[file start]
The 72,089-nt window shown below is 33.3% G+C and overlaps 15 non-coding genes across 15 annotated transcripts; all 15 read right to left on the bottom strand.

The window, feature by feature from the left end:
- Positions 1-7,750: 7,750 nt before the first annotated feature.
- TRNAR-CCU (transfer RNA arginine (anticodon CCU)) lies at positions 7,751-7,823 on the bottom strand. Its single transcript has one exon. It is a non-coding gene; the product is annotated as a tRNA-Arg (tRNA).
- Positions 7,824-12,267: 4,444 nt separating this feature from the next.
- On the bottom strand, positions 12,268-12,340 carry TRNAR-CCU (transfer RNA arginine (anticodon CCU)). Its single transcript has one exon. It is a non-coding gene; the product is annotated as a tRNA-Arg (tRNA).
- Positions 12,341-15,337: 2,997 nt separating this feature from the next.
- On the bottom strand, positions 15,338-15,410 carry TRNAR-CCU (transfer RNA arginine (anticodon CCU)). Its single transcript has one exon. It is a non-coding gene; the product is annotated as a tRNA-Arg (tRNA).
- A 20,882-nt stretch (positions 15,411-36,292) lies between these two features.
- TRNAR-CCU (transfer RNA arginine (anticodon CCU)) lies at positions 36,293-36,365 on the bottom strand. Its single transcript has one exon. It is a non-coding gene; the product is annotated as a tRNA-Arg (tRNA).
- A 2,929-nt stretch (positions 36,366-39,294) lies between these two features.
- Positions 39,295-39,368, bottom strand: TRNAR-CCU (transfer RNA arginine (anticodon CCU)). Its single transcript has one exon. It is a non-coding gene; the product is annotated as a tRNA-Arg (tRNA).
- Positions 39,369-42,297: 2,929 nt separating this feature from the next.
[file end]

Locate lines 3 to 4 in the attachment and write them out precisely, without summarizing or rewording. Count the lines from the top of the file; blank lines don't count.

- Positions 1-7,750: 7,750 nt before the first annotated feature.
- TRNAR-CCU (transfer RNA arginine (anticodon CCU)) lies at positions 7,751-7,823 on the bottom strand. Its single transcript has one exon. It is a non-coding gene; the product is annotated as a tRNA-Arg (tRNA).